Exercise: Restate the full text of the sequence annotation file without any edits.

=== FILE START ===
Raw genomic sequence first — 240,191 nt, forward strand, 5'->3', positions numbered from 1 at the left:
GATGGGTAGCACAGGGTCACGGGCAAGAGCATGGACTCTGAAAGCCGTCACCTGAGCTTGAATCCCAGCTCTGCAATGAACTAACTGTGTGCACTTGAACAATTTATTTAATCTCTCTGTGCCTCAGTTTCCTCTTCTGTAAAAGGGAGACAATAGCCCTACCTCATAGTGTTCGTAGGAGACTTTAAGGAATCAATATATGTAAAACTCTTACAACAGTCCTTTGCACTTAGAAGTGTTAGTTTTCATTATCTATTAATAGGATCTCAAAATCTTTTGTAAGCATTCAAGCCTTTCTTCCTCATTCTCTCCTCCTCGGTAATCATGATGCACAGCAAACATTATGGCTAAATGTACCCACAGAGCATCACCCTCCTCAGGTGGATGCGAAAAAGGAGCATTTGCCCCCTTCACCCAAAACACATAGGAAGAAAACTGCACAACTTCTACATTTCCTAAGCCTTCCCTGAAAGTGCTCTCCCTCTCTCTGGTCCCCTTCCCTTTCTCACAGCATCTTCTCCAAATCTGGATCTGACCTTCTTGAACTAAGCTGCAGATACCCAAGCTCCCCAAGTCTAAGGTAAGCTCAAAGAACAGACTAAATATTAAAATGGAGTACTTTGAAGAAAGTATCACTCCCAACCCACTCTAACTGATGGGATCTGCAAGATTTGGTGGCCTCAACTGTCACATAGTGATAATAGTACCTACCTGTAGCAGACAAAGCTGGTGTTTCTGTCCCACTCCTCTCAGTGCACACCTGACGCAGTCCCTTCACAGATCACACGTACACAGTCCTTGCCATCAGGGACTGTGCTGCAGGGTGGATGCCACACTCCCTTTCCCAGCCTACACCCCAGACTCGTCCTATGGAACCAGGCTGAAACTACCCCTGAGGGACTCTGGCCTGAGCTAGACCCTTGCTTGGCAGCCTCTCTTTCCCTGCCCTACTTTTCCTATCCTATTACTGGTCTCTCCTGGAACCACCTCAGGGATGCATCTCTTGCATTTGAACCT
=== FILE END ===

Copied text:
Raw genomic sequence first — 240,191 nt, forward strand, 5'->3', positions numbered from 1 at the left:
GATGGGTAGCACAGGGTCACGGGCAAGAGCATGGACTCTGAAAGCCGTCACCTGAGCTTGAATCCCAGCTCTGCAATGAACTAACTGTGTGCACTTGAACAATTTATTTAATCTCTCTGTGCCTCAGTTTCCTCTTCTGTAAAAGGGAGACAATAGCCCTACCTCATAGTGTTCGTAGGAGACTTTAAGGAATCAATATATGTAAAACTCTTACAACAGTCCTTTGCACTTAGAAGTGTTAGTTTTCATTATCTATTAATAGGATCTCAAAATCTTTTGTAAGCATTCAAGCCTTTCTTCCTCATTCTCTCCTCCTCGGTAATCATGATGCACAGCAAACATTATGGCTAAATGTACCCACAGAGCATCACCCTCCTCAGGTGGATGCGAAAAAGGAGCATTTGCCCCCTTCACCCAAAACACATAGGAAGAAAACTGCACAACTTCTACATTTCCTAAGCCTTCCCTGAAAGTGCTCTCCCTCTCTCTGGTCCCCTTCCCTTTCTCACAGCATCTTCTCCAAATCTGGATCTGACCTTCTTGAACTAAGCTGCAGATACCCAAGCTCCCCAAGTCTAAGGTAAGCTCAAAGAACAGACTAAATATTAAAATGGAGTACTTTGAAGAAAGTATCACTCCCAACCCACTCTAACTGATGGGATCTGCAAGATTTGGTGGCCTCAACTGTCACATAGTGATAATAGTACCTACCTGTAGCAGACAAAGCTGGTGTTTCTGTCCCACTCCTCTCAGTGCACACCTGACGCAGTCCCTTCACAGATCACACGTACACAGTCCTTGCCATCAGGGACTGTGCTGCAGGGTGGATGCCACACTCCCTTTCCCAGCCTACACCCCAGACTCGTCCTATGGAACCAGGCTGAAACTACCCCTGAGGGACTCTGGCCTGAGCTAGACCCTTGCTTGGCAGCCTCTCTTTCCCTGCCCTACTTTTCCTATCCTATTACTGGTCTCTCCTGGAACCACCTCAGGGATGCATCTCTTGCATTTGAACCT